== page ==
Published: 06/02/2003, Volume II3, No. 5841 Page 10
Constant structural change in the NHS could put patient safety at risk, according to one half of the management team developing the health service's patient safety watchdog.
Sue Williams, joint chief executive of the National Patient Safety Agency, told an HSJ conference on patient safety last week that evidence in other industries revealed that organisational change could increase errors in the workplace.
She said that although there was no evidence available from other healthcare systems, studies in the chemical industry had shown that errors increased where there was significant organisational change.
'It might happen because people are thinking about other things.
Organisational change in the NHS tends to affect management more than clinicians, but though we do not know what the impact of organisation change will be on adverse incidents in the NHS, we will watch out for it, ' she promised.
But Ms Williams told the conference that research on international healthcare systems had shown that the final structure of the service made little difference to the rates of errors.
Responding to a question about whether the introduction of foundation trusts could increase risk to patients, she said: 'Healthcare across the world is funded and structured differently, but they all have similar errors. Therefore the important thing is about having systems that will reduce harm and that can work in any structure.'
Chief medical officer for England Professor Sir Liam Donaldson said that while foundation trusts could introduce positive competition to the NHS, it was important that robust data on the quality of services was available so that trusts could judge themselves.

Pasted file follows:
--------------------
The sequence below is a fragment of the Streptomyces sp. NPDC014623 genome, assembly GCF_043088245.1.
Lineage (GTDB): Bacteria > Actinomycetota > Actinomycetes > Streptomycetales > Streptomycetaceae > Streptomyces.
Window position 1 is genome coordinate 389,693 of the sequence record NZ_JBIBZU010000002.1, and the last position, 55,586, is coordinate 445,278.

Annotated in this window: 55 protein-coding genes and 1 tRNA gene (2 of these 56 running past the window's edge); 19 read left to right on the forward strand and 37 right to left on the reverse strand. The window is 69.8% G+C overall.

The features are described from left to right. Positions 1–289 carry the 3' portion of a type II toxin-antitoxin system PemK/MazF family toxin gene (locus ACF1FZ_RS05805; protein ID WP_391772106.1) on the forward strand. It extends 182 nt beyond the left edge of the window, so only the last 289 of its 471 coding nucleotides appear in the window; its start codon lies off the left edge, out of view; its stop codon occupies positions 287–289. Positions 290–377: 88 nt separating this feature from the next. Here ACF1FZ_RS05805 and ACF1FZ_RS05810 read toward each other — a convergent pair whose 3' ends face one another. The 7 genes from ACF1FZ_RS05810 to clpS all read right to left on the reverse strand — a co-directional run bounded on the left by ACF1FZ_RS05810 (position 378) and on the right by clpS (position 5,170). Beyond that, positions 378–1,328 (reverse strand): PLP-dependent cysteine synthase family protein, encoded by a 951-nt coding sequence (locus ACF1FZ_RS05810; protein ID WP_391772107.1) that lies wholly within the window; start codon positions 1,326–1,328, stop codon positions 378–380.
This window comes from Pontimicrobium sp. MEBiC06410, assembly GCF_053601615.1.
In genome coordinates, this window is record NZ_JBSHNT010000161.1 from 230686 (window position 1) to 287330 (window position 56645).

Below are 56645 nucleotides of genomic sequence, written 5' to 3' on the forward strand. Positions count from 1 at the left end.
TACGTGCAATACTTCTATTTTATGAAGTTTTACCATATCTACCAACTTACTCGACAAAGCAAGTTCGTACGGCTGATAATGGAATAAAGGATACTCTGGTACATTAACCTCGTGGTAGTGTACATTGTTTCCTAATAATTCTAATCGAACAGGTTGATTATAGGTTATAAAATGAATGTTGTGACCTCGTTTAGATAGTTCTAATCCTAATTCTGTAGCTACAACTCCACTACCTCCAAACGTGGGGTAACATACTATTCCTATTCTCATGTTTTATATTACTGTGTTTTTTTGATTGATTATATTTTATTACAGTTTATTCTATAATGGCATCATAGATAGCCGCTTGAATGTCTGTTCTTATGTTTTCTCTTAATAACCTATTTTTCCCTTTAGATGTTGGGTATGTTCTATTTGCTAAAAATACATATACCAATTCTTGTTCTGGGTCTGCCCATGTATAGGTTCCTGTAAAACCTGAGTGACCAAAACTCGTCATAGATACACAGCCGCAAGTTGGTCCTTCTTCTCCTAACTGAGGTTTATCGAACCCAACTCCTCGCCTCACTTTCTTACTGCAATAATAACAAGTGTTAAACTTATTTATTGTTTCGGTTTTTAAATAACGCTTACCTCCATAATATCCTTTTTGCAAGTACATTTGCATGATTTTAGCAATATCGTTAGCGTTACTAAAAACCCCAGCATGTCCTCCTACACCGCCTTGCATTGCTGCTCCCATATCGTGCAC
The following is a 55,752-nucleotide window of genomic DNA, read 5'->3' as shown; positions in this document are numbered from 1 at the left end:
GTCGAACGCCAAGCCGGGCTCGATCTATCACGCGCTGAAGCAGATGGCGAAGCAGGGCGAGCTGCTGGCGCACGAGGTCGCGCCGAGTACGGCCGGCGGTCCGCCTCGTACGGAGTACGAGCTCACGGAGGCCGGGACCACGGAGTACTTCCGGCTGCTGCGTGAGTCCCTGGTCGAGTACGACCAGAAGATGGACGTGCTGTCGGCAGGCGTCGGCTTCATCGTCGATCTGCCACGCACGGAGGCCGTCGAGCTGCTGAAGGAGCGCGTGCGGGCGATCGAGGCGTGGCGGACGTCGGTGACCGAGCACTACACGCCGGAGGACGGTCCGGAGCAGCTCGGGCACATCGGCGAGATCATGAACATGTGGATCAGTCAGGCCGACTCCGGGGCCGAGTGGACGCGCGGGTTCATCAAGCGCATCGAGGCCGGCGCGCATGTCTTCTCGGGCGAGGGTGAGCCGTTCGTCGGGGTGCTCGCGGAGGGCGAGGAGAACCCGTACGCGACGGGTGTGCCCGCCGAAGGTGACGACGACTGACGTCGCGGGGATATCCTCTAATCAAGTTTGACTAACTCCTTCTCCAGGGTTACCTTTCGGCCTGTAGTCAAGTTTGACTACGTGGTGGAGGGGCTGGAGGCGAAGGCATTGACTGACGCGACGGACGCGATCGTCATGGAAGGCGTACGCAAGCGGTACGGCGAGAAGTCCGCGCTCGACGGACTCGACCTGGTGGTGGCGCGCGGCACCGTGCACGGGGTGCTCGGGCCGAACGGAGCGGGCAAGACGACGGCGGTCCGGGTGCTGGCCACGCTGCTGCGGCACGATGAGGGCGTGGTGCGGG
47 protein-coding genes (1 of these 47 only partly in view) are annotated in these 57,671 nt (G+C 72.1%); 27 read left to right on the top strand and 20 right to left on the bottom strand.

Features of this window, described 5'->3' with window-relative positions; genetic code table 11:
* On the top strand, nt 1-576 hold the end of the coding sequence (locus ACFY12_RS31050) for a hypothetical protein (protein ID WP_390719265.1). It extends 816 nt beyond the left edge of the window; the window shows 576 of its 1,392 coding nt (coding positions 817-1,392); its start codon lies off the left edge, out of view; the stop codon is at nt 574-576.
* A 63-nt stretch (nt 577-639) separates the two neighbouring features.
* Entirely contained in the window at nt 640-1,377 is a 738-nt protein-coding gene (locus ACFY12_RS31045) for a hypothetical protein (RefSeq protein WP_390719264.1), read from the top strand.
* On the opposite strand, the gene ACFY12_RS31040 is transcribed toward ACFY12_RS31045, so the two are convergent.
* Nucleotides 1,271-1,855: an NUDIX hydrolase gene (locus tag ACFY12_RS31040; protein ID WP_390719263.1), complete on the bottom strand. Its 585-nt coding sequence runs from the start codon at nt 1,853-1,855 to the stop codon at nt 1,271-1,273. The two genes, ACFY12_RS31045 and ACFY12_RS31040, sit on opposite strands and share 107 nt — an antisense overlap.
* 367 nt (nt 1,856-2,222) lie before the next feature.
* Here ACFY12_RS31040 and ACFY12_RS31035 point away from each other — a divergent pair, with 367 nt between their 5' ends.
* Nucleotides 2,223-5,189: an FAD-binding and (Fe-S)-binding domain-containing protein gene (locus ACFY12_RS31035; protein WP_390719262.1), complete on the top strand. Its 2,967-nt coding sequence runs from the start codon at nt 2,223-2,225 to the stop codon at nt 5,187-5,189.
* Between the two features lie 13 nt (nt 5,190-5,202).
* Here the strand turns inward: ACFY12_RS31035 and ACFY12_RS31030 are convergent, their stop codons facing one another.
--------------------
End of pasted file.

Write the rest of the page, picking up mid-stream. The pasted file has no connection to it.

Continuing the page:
He said that foundation trusts should throw their doors open to other trust managers to offer a first-hand view of best practice.
Sue Williams also revealed that the NPSA is currently running 40 pilot reporting systems which will be monitored with the intention of rolling them out in July. An email reporting form is being used, tailored to meet the needs of mental health and ambulance trusts, dentists, pharmacists and GPs.
Ms Williams said talks are ongoing with the Medical Devices Agency to see if one form could be used for errors that would be reported to both the MDA and NPSA. She said four members of every trust will be offered training in root-cause analysis of errors and one risk manager will be appointed for every English strategic health authority, with one in Wales.
Ms Williams said the agency was due to visit the Treasury to have its plans for the 'second biggest IT scheme in the NHS' vetted this week.
She said that although the agency's IT system would not be hugely costly (around£7m over eight years), it would be highly complex. The NPSA will access the risk management schemes that already exist in the NHS and Ms Williams said it was important that the agency did not 'clog up' the NHS's IT network.